The European electricity industry is supportive of Europe’s decarbonisation agenda, and is dedicated to decarbonising electricity production by 2050. In the midst of this transition, Europe must ensure secure, sustainable and affordable energy to its citizens and businesses. With today’s numerous market interventions distorting price formation, the electricity system lacks signals, both for short-term operations, and for longer-term system adequacy and decarbonisation. The market environment has become increasingly volatile and the risk of exposure for investors has risen. In this context, the issues faced by market participants and investors are similar for all assets, be it thermal or renewable generation, storage, or demand response. EURELECTRIC recently adopted recommendations for an electricity market design that is suitable for a cost-efficient, low-carbon transition. While the power sector faces different fundamentals and regulatory frameworks, market designs are not carved in stone, and should evolve with the transition. Customers at the centre of the new market design [Tweet "EURELECTRIC: clear roles and responsibilities for all market players must be defined"]Empowered customers will play a crucial role in addressing the challenges of the energy transition. Integrating increasing shares of variable renewable energy sources (RES) into the system, makes demand response ever more relevant. Technological solutions such as heat pumps, electric vehicles, home management systems, home energy devices, and connected objects will give them unprecedented control over their energy use. Rules enabling customers’ participation in the market, and ensuring fair competition between all resources (generation, demand response, storage) must be implemented. For this to happen, clear roles and responsibilities for all market players must be defined, including regard for balancing responsibility. Retailers should also be [...]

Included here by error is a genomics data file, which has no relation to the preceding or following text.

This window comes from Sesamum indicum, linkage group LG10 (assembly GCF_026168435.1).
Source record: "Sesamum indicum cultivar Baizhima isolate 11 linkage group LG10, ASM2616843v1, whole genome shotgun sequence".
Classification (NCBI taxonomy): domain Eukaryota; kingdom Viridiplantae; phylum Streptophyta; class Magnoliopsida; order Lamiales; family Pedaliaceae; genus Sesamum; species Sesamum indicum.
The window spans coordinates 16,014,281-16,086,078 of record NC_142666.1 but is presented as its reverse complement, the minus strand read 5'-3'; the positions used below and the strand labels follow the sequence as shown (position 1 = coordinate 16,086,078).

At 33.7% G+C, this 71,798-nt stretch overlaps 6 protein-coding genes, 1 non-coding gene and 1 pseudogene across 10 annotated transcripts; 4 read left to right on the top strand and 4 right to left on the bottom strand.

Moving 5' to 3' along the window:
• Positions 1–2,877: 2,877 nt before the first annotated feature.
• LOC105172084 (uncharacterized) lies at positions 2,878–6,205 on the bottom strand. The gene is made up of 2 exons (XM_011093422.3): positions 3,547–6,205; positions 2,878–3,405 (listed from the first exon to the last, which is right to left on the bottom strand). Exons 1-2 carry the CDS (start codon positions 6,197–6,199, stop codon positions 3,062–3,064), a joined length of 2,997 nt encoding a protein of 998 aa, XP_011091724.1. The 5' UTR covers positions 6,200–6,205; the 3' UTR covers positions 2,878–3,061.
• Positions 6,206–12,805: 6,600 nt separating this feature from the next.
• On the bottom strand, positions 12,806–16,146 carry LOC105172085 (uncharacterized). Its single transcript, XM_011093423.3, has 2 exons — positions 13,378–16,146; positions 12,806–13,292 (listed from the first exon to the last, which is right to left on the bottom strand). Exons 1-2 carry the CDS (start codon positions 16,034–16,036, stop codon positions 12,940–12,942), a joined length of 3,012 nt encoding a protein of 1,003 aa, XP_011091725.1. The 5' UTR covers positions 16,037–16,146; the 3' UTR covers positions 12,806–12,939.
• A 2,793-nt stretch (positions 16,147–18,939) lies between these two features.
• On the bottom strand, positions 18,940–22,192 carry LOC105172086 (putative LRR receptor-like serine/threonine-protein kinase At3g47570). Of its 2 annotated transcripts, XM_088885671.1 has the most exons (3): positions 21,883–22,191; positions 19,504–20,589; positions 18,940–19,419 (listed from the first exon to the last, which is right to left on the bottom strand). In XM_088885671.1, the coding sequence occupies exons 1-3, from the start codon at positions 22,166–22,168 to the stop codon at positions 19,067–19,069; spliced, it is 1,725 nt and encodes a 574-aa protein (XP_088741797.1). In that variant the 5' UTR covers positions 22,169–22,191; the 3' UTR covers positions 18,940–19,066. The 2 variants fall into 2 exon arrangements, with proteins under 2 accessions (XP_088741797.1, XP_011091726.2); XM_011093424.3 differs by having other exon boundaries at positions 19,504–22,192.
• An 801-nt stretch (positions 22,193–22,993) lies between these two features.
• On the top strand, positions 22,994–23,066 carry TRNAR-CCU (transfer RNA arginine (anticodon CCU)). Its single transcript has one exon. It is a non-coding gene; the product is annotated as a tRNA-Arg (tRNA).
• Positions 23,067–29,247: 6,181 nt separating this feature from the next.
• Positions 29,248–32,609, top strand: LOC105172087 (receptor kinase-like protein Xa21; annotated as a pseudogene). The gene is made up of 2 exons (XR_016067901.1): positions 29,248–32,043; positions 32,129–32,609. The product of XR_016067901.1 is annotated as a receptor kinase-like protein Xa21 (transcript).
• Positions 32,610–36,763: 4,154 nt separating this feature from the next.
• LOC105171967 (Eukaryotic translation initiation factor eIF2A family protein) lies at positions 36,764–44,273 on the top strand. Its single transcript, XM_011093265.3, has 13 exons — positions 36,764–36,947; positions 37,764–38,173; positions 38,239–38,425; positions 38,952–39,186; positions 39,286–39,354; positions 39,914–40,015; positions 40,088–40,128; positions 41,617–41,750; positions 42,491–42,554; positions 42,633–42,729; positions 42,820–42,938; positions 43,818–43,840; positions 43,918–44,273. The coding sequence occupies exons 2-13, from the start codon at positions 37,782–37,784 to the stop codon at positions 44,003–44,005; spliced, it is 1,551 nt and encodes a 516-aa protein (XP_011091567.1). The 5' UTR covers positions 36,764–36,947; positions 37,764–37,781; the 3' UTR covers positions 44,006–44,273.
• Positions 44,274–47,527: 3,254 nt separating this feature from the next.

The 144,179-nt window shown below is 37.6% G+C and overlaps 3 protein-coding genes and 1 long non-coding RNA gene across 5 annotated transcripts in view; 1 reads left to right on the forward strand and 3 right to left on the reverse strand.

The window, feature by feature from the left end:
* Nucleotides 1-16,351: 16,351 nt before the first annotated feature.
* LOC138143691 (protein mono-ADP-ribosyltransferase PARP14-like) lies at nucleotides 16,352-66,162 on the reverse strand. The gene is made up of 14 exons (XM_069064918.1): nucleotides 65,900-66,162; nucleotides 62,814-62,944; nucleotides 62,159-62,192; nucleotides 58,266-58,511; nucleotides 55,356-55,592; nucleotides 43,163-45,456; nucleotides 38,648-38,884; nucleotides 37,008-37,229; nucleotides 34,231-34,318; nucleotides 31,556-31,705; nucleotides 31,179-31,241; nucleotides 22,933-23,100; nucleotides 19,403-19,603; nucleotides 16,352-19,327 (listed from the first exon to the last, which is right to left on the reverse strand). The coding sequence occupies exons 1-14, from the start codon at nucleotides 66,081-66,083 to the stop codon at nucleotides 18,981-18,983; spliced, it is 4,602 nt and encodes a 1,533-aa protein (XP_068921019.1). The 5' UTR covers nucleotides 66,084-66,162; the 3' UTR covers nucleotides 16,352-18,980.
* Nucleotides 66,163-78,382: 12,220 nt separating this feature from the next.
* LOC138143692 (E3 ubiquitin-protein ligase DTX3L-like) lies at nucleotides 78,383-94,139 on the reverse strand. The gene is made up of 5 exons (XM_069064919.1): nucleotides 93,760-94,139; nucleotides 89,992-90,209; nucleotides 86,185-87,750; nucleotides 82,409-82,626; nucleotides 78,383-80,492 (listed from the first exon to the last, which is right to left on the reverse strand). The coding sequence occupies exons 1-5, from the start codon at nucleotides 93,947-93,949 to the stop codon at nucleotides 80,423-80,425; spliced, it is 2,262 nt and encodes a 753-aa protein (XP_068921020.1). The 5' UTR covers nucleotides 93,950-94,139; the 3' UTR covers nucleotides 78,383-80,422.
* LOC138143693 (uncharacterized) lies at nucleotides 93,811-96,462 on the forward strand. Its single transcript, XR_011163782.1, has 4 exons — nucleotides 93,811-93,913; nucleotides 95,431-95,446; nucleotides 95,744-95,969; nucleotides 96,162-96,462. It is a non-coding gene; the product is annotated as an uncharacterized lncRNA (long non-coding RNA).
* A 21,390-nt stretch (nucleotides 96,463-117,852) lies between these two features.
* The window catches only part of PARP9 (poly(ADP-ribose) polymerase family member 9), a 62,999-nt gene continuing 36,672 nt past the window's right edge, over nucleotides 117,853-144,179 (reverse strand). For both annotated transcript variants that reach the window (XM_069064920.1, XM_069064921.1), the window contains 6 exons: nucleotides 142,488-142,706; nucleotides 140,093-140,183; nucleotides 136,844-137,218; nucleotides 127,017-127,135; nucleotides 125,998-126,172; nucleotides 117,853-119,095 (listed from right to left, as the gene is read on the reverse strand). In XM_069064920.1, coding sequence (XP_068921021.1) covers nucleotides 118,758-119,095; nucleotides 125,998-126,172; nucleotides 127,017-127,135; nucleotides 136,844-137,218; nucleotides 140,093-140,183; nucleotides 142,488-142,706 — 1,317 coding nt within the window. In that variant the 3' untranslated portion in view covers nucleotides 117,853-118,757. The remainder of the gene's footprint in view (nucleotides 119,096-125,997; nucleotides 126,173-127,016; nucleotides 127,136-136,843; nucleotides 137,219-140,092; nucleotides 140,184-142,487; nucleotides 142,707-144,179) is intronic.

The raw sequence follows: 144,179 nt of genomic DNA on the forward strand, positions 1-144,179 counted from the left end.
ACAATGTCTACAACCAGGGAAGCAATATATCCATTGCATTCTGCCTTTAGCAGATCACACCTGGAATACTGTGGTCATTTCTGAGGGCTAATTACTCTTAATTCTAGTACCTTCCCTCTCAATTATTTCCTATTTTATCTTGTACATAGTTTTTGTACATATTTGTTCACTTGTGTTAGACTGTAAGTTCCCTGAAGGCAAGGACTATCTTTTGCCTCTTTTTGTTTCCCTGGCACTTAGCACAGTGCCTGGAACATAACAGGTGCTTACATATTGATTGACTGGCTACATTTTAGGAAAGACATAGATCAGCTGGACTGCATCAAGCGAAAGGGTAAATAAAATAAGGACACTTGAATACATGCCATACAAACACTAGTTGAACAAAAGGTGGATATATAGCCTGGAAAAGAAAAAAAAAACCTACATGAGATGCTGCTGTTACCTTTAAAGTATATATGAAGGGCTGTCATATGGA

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We represent the widely understood Central Europe energy sector (electricity generation, distribution and transmission, renewables, gas, oil, heat generation and distribution, chemical industries, etc.), universities and scientific institutions.